Break The Tobacco Marketing Net

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  • The more tobacco advertising, promotion and sponsorship that young people see and hear, the more likely they are to become tobacco users.
  • Movies are such a powerful influence on young people that they can negate parental influence against smoking.
  • The current rate of smoking scenes in Hollywood films has returned to the high levels of the 1950s, after reaching its lowest levels in 1980.
  • In India, home of the largest film industry in the world, 89% of movies from 2004-2005 contained tobacco scenes.
  • Smoking in movies is rarely presented realistically as an addiction that leads to disease and death.
  • One of the most effective ways countries can protect the health of their people, especially youth, is to ban all forms of tobacco advertising, promotion and sponsorship.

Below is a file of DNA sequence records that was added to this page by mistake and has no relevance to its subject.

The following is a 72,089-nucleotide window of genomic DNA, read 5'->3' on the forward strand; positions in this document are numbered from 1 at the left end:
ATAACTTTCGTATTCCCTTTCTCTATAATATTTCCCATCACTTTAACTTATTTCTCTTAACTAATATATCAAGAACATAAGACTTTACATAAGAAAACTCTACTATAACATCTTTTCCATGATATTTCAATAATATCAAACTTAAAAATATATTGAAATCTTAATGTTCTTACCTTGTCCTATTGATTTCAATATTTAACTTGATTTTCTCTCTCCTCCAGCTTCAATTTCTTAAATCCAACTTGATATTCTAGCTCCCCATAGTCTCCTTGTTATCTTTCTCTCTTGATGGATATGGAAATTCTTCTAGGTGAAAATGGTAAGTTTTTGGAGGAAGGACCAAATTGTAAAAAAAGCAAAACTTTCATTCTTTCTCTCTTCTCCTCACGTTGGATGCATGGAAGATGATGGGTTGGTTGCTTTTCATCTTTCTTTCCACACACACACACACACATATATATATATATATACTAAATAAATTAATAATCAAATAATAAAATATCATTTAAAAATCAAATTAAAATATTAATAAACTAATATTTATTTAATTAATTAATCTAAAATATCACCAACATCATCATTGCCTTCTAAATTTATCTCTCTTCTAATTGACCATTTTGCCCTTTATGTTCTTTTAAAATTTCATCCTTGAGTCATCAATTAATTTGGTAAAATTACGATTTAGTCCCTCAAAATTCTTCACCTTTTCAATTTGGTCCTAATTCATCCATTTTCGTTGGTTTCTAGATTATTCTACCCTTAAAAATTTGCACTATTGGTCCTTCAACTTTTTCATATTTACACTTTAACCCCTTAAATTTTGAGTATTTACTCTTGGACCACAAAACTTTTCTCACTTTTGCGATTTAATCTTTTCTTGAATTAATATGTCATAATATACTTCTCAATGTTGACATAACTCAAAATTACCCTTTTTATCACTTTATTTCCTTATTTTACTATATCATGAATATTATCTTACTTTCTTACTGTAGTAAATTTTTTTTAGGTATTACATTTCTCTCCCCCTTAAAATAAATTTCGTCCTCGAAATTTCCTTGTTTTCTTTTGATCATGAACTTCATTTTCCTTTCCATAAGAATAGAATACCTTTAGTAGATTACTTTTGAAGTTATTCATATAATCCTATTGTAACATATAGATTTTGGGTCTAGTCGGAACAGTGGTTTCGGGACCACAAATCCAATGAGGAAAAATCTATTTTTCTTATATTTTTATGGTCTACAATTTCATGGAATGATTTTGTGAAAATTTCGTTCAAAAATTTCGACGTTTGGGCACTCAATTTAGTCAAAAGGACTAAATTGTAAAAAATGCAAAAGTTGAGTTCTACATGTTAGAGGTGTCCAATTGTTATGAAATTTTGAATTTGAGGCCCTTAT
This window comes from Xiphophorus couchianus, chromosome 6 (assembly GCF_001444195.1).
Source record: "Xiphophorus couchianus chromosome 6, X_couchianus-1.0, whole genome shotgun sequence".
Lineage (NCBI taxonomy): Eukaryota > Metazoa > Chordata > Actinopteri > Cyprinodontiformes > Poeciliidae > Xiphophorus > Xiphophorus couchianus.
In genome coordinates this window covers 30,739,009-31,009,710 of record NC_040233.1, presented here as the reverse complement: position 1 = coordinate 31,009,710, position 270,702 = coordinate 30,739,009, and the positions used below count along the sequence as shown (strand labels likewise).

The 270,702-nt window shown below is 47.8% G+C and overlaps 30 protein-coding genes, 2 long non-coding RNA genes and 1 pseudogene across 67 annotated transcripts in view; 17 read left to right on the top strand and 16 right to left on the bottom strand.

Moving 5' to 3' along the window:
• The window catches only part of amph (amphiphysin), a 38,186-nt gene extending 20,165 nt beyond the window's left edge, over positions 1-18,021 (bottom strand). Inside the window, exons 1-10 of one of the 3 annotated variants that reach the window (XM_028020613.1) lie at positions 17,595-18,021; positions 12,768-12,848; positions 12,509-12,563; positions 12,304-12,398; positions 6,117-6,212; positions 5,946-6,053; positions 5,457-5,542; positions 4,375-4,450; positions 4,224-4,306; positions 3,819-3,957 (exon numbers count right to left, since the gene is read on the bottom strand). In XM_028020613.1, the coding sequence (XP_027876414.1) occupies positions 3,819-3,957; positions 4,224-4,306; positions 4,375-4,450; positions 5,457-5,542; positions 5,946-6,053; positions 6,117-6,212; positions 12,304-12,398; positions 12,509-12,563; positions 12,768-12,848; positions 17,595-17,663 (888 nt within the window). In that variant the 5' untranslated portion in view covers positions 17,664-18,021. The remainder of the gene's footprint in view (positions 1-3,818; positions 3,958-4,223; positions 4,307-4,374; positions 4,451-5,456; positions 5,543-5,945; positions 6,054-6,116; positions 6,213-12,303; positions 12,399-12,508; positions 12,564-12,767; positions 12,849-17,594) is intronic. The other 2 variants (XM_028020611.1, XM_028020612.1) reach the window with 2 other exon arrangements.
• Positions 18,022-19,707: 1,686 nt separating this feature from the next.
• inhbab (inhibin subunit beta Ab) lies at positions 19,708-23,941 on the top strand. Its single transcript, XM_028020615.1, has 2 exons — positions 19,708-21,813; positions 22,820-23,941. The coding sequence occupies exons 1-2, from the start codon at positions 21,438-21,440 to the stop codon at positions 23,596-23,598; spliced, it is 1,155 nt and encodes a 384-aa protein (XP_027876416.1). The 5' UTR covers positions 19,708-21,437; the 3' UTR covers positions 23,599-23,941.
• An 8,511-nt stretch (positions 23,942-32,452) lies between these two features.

Links:
http://www.tobaccofreekids.org/
http://www.smoke-fx.com/
http://ash.org.uk/

Lovato C, Linn G, Stead LF, Best A. Impact of tobacco advertising and promotion on increasing adolescent smoking behaviours. Cochrane Database of Systematic Reviews 2003, Issue 4. Art. No.: CD003439. DOI: 10.1002/14651858.CD003439. http://www.cochrane.org/reviews/en/ab003439.html.

Sargent JD, Dalton MA, Beach ML. Viewing tobacco use in movies: does it shape attitudes that mediate adolescent smoking?. Am J Prev Med 2002;22(3):137–45.

Glantz SA, Kacirk K, McCulloch C. Back to the future: smoking in movies in 2002 compared with 1950 levels. Am J Public Health 2004;94(2):261– 3.

Hemant Goswami , Rajesh Kashyap . Tobacco in Movies and Impact on Youth. Burning Brain Society.

Hazan AR, Lipton HL, Glantz SA. Popular films do not reflect current tobacco use. Am J Public Health 1994;84(6):998– 9.

WHO Report on the Global Tobacco Epidemic, 2008: The MPOWER Package